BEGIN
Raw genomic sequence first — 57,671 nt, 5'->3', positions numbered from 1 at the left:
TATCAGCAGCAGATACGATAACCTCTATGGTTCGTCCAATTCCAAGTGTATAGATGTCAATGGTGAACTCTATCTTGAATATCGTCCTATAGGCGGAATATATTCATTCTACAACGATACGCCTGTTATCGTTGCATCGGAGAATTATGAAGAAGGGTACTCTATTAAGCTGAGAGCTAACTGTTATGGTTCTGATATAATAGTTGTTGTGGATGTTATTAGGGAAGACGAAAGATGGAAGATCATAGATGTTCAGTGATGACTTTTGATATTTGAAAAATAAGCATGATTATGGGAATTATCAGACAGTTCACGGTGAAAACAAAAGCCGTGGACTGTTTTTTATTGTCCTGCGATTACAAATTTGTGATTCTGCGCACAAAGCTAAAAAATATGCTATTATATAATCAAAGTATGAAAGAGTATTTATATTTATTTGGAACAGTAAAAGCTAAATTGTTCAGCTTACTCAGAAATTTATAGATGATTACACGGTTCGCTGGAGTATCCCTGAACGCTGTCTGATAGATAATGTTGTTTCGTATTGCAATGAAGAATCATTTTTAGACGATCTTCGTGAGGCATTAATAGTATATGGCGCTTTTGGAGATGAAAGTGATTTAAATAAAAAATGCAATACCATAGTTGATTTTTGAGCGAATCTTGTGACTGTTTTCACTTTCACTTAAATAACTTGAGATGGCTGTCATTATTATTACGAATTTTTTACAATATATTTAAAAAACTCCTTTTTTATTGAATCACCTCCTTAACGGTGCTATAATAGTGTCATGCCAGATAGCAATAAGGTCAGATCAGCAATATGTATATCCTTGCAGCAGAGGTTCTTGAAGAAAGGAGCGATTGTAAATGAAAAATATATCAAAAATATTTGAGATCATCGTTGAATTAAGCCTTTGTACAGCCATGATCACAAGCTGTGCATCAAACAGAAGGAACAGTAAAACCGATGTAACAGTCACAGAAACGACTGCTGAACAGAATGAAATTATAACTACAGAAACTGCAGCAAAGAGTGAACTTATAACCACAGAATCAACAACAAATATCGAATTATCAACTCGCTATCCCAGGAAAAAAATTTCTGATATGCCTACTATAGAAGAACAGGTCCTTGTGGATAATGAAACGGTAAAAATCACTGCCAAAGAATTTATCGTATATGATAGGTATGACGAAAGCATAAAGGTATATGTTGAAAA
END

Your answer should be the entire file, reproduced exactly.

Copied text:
Raw genomic sequence first — 57,671 nt, 5'->3', positions numbered from 1 at the left:
TATCAGCAGCAGATACGATAACCTCTATGGTTCGTCCAATTCCAAGTGTATAGATGTCAATGGTGAACTCTATCTTGAATATCGTCCTATAGGCGGAATATATTCATTCTACAACGATACGCCTGTTATCGTTGCATCGGAGAATTATGAAGAAGGGTACTCTATTAAGCTGAGAGCTAACTGTTATGGTTCTGATATAATAGTTGTTGTGGATGTTATTAGGGAAGACGAAAGATGGAAGATCATAGATGTTCAGTGATGACTTTTGATATTTGAAAAATAAGCATGATTATGGGAATTATCAGACAGTTCACGGTGAAAACAAAAGCCGTGGACTGTTTTTTATTGTCCTGCGATTACAAATTTGTGATTCTGCGCACAAAGCTAAAAAATATGCTATTATATAATCAAAGTATGAAAGAGTATTTATATTTATTTGGAACAGTAAAAGCTAAATTGTTCAGCTTACTCAGAAATTTATAGATGATTACACGGTTCGCTGGAGTATCCCTGAACGCTGTCTGATAGATAATGTTGTTTCGTATTGCAATGAAGAATCATTTTTAGACGATCTTCGTGAGGCATTAATAGTATATGGCGCTTTTGGAGATGAAAGTGATTTAAATAAAAAATGCAATACCATAGTTGATTTTTGAGCGAATCTTGTGACTGTTTTCACTTTCACTTAAATAACTTGAGATGGCTGTCATTATTATTACGAATTTTTTACAATATATTTAAAAAACTCCTTTTTTATTGAATCACCTCCTTAACGGTGCTATAATAGTGTCATGCCAGATAGCAATAAGGTCAGATCAGCAATATGTATATCCTTGCAGCAGAGGTTCTTGAAGAAAGGAGCGATTGTAAATGAAAAATATATCAAAAATATTTGAGATCATCGTTGAATTAAGCCTTTGTACAGCCATGATCACAAGCTGTGCATCAAACAGAAGGAACAGTAAAACCGATGTAACAGTCACAGAAACGACTGCTGAACAGAATGAAATTATAACTACAGAAACTGCAGCAAAGAGTGAACTTATAACCACAGAATCAACAACAAATATCGAATTATCAACTCGCTATCCCAGGAAAAAAATTTCTGATATGCCTACTATAGAAGAACAGGTCCTTGTGGATAATGAAACGGTAAAAATCACTGCCAAAGAATTTATCGTATATGATAGGTATGACGAAAGCATAAAGGTATATGTTGAAAA